Protumorigenic activity of immune regulatory cells has been proven to play a major role in precluding immunosurveillance and limiting the efficacy of anticancer therapies. Although several approaches have been offered to deplete myeloid-derived suppressor cells (MDSC) and regulatory T cells, there are no data on how to control suppressive dendritic cell (DC) accumulation or function in the tumor environment. Although immunosuppressive function of DC in cancer was implicated to immature and plasmacytoid DC, details of how conventional DC (cDC) develop immunosuppressive properties remain less understood. Here, we show that the development of lung cancer in mice was associated with fast accumulation of regulatory DC (regDC) prior to the appearance of MDSC. Using thein vitroandin vivoapproaches, we demonstrated that (i)both cDC and MDSC could be polarized into protumor regDC in the lung cancer environment; (ii) cDC → regDC polarization was mediated by the small Rho GTPase signaling, which could be controlled by noncytotoxic doses of paclitaxel; and (iii) prevention of regDC appearance increased the antitumor potential of DC vaccine in lung cancer. These findings not only bring new players to the family of myeloid regulatory cells and provide new targets for cancer therapy, but offer novel insights into the immunomodulatory capacity of chemotherapeutic agents used in low, noncytotoxic doses.What's new?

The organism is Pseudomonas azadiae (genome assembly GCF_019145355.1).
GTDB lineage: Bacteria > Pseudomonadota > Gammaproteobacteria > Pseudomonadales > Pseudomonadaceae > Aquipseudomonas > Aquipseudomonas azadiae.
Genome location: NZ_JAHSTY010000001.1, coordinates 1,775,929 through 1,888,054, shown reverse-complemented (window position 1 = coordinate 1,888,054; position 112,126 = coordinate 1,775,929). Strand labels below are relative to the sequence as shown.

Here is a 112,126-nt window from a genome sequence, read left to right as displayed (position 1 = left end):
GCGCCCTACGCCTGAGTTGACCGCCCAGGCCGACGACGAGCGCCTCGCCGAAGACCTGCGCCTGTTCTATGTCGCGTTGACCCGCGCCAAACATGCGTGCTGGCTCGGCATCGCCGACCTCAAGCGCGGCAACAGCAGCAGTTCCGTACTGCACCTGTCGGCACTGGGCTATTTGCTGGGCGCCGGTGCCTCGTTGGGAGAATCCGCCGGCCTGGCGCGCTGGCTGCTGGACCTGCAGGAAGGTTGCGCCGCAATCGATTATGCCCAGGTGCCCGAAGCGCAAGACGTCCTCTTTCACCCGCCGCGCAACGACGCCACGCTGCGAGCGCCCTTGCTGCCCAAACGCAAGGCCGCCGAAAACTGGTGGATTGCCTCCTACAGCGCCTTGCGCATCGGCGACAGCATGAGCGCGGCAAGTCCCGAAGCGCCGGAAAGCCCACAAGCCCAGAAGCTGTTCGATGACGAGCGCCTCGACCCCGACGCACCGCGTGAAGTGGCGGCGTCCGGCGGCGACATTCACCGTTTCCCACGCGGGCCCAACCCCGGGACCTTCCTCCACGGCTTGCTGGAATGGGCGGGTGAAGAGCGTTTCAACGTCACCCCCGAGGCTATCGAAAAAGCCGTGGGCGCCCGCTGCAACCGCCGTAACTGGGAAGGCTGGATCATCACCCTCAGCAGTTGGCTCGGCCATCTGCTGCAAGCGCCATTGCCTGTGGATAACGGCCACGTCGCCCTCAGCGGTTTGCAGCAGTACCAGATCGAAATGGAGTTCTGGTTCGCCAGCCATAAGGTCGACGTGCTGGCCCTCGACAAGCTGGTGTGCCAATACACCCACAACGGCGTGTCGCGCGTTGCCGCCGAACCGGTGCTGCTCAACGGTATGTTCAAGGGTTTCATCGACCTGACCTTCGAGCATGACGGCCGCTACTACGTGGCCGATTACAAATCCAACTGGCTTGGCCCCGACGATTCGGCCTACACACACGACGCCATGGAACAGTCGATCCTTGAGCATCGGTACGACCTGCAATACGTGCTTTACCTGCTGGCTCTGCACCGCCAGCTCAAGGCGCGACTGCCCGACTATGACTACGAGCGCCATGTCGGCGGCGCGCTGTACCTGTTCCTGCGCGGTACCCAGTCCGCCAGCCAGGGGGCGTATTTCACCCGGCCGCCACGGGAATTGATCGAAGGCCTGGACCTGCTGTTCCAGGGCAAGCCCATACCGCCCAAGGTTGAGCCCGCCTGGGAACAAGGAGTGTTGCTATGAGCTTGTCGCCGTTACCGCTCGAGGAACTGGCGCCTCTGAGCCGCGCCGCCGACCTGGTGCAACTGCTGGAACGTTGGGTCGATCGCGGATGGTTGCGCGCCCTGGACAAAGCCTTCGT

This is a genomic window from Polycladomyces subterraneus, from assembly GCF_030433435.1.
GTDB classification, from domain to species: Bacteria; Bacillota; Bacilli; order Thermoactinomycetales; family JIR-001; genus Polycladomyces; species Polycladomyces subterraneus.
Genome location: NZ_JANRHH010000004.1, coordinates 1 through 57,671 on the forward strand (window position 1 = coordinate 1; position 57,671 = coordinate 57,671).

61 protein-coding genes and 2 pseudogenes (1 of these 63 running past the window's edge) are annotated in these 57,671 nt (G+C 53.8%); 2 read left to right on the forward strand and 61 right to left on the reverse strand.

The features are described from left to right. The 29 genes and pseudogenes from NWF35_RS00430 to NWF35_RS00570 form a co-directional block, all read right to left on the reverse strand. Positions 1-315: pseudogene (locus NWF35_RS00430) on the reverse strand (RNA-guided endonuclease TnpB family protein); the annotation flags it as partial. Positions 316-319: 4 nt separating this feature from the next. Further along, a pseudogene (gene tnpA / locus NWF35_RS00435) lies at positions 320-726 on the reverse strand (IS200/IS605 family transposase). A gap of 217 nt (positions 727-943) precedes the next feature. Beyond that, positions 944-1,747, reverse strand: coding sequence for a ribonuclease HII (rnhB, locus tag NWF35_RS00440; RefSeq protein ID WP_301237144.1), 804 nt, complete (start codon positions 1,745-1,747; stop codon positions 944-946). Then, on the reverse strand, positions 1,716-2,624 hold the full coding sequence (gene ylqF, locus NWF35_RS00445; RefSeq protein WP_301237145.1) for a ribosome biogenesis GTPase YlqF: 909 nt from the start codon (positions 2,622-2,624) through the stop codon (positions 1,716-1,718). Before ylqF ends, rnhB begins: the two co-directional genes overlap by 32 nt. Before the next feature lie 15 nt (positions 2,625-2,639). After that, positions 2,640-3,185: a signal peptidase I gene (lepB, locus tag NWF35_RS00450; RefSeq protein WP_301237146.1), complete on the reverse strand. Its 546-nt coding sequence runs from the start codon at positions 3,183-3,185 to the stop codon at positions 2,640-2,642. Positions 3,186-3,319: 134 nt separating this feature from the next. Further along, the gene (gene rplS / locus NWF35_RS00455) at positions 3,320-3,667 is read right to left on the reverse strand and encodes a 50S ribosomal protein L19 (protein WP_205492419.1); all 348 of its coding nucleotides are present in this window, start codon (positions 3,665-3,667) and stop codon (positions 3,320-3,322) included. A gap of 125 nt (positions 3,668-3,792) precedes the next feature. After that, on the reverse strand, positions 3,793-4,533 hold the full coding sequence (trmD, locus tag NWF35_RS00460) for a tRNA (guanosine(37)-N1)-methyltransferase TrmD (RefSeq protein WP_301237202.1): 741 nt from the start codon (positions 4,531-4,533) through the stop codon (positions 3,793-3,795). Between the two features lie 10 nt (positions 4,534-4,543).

Cells that suppress the immune response are known be recruited to the tumor microenvironment, and most of these cell types are quite well understood. However, recent studies have indicated that dendritic cells (DCs) can play a similar role. In this study, the authors found that both conventional DCs and MDSCs may actually be reprogrammed by the tumor microenvironment into a tolerogenic state, becoming regulatory DCs (regDCs). They report the molecular mechanism by which this conversion occurs, and show that paclitaxel can prevent it. These results suggest that regDCs may represent a promising therapeutic target.